amidation


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amidation

[‚am·ə‚dā·shən]
(organic chemistry)
The process of forming an amide; for example, in the laboratory benzyl reacts with methyl amine to form N-methylbenzamide.
References in periodicals archive ?
Also, the rates of the TPA and the heterogeneous PET amidation are similar.
The first is the amidation reaction of remaining monomeric components, and the second is the imidization of the amic acid groups to form imide linkages in the backbone.
They showed the possible chain extension of nylons resulting from amidation in the presence of organic phosphites.
2 and 3), and the direct amidation method which yields high-molecular-weight PAA (D[P.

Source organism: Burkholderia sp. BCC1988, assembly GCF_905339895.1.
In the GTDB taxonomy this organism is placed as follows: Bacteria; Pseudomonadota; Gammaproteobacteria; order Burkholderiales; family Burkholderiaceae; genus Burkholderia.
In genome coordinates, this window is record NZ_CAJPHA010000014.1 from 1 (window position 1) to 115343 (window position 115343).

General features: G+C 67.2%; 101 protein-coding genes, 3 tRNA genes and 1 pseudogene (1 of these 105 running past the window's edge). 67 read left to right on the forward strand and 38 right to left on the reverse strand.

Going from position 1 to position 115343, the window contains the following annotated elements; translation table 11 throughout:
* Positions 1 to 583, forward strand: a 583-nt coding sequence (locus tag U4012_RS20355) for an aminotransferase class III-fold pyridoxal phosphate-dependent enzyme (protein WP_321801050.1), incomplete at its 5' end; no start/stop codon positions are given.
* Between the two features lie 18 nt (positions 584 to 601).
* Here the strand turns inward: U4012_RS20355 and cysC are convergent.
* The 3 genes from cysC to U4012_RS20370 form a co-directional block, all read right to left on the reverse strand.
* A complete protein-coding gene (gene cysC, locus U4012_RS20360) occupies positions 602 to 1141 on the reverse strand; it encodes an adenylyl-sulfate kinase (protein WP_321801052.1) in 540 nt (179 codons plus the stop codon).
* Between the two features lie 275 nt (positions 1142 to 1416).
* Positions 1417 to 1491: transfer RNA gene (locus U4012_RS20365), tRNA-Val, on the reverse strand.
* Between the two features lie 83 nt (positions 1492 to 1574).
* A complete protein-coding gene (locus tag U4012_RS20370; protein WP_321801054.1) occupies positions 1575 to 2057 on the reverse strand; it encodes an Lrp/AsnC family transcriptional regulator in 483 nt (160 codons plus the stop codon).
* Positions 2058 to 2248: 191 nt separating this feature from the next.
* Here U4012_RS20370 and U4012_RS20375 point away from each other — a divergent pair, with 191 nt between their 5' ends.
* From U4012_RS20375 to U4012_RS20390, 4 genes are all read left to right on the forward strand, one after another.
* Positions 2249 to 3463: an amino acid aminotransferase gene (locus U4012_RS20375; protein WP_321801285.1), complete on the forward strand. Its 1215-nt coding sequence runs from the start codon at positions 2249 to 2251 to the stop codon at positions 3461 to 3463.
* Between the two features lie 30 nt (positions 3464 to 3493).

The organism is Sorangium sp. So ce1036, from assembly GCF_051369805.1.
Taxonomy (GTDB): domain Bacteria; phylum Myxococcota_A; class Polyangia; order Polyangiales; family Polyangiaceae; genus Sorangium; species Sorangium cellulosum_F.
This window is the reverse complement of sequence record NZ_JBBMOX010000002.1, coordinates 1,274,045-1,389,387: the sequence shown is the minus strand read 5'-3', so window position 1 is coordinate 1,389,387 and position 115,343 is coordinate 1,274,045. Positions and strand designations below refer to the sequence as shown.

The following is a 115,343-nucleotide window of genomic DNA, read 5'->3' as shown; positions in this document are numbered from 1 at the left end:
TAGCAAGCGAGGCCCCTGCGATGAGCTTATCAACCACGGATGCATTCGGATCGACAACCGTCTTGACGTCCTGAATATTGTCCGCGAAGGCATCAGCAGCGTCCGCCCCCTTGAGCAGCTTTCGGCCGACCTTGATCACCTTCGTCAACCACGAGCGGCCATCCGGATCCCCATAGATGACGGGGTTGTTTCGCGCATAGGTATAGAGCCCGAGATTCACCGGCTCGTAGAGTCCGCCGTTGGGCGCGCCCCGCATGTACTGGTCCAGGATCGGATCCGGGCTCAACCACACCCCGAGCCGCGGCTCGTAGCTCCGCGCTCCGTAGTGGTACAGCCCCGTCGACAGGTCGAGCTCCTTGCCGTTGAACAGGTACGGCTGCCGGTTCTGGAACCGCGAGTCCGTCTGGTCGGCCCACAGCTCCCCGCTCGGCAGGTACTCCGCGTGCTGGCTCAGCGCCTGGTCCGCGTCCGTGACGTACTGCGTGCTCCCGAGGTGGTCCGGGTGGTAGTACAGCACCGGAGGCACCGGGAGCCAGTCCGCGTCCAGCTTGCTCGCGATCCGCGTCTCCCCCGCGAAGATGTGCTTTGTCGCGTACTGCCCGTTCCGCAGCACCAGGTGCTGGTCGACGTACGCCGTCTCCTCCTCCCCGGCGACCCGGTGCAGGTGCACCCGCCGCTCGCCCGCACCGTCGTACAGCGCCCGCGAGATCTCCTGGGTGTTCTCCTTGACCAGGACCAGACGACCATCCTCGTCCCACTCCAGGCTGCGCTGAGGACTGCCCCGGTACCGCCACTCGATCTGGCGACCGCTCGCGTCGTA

The amidation of diacids and diesters is treated in this first part and that of polyesters, in particular of PET, in the second part.
1], which corresponds to the hydroxyl group, decreases after the amidation.
Dendrimers were prepared by a divergent synthesis scheme using the reagent excess method starting from EDA by consecutive Michael addition and ester amidation reaction [7].
Polyesterification, transesterification, amidation, and quaternization
6) Amidation, which arose from condensation reactions between carhoxylate salts of ethanolamine, was confirmed by the appearance of an amide carbonyl peak at 1705 [cm.
Cyanuric chloride assists in the amidation of carboxylic acids (Christian, 2000).
In addition to phosphorylation and ubiquitination, proteins can undergo additional modifications via methylation, acetylation, glycosylation, oxidation, sulfation, hydroxylation, nitrosylation, amidation, etc.
Reactions include amidation and 1,3-dipolar cycloaddition.